With the number of facelifts declining and injectable procedures gaining in popularity, clinicians need a game plan for neck rejuvenation. Neck skin is thinner than facial skin and it lacks adnexal structures, so it tends to lose elasticity sooner but cannot tolerate more aggressive peels and laser. Here’s what I commonly suggest as minimally invasive approaches to reverse signs of neck aging.
1. The 10 minute, twice a day chewing gum exercise
Every morning and night, chew sugarless gum for at least 10 minutes. As simple as it sounds, chewing effectively exercises the floor of the mouth and all of the neck muscles. The neck is essentially a band of muscles, which start to get flabby and appear saggy when they are not used. Keep some gum in the car for the commute to work, or chew some at home when you watch TV at night – it will be worth it.
This exercise is not suggested for those who suffer from TMJ or other jaw issues. If your patient does suffer from jaw problems, have them raise their chin as far as possible and hold for a few seconds, relax and repeat twenty times.
2. Put some ‘pep’ on the neck
The first topical defense to prevent neck aging is to extend skincare regimens to the neck and chest area. Due to the delicate nature of neck skin, mild exfoliation is best, to slough away dead cells and allow for maximum penetration of products. Suggest multi-tasking formulas for neck and chest to your patients, since one or two products are generally all that is practical to apply to this area (compared to facial skin, where some patients will apply 4 or 5 products daily). Peptides are a great ingredient family for neck rejuvenation, since the small size of the molecules allows them deeper penetration and is more likely to result in visible skin tightening and firming. Lipids are another ingredient to look for in a neck and chest product, so look for linoleic acid, which can help to trap in hydration for six hours after a single application.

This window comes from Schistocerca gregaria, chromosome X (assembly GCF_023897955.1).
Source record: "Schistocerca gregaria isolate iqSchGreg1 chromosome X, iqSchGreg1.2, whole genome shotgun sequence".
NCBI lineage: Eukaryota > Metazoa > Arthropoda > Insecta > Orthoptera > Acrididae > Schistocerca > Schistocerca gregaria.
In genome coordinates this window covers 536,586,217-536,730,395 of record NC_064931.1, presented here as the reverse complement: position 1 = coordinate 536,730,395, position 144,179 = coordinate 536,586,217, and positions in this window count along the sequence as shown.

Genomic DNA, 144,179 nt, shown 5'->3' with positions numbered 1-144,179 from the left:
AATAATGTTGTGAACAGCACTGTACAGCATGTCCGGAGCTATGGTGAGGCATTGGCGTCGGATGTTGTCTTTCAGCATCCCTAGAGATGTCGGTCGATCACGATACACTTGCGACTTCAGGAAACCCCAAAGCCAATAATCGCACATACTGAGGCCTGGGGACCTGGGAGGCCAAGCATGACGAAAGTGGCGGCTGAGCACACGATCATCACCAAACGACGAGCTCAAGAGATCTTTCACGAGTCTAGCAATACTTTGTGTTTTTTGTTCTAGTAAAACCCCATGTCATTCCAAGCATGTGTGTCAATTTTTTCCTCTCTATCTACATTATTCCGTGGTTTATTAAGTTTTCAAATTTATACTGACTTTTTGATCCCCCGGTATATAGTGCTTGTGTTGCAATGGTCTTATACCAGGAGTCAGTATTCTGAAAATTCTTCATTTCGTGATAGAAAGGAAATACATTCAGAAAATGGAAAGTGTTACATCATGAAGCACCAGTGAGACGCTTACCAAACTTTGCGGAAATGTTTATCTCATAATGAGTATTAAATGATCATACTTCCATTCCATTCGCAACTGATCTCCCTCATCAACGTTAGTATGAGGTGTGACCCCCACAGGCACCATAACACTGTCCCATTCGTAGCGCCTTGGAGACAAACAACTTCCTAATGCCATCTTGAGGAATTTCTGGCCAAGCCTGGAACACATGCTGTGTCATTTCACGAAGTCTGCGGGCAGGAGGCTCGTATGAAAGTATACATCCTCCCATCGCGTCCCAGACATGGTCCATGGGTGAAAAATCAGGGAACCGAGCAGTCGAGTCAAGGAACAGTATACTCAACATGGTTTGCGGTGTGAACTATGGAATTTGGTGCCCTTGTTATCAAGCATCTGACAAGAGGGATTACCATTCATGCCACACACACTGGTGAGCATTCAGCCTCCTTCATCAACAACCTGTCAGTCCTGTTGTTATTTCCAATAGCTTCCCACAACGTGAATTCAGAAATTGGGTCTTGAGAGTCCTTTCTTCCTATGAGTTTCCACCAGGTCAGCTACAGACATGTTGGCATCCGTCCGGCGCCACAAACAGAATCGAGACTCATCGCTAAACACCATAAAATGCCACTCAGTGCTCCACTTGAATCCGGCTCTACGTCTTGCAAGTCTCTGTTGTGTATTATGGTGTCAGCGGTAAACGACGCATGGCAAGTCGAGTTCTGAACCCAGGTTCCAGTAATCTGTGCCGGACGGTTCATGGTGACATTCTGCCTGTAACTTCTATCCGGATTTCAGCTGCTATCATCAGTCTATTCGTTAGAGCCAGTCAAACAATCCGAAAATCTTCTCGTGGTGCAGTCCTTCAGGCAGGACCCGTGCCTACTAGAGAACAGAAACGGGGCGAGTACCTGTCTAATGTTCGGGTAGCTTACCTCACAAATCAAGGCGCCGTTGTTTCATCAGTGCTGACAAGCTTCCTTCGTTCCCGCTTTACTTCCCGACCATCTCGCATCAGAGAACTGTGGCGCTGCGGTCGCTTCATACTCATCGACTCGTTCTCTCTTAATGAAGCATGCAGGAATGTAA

3. Plan a procedure for below the jawline
When you are doing a TCA, IPL, laser or other procedure that may too aggressive for neck skin, consider a milder procedure in that area. Agents like partially buffered AHAs or enzyme peels can produce visible improvement in the aging neck, especially when performed in a series of 4 to 6 treatments spaced one to two weeks apart.
*This client's neck has been rejuvenated and toned from using injectables.
About Loretta Ciraldo, MD, FAAD
Dr. Ciraldo is a Voluntary Professor of Dermatology at the University of Miami Miller School of Medicine. Since 1993, she has been CEO of CosMedical Technologies while maintaining a thriving cosmetic dermatology practice in South Florida. Dr. Ciraldo started her dermatology career in 1975, when she worked in the lab of John Parrish, MD, at Harvard Medical School studying the effects of UVA. She also worked with Dr. Fitzpatrick on the Fitzpatrick skin type system. Dr Ciraldo has been awarded the Florida Physician Communicator of the Year Award by the Florida Medical Association.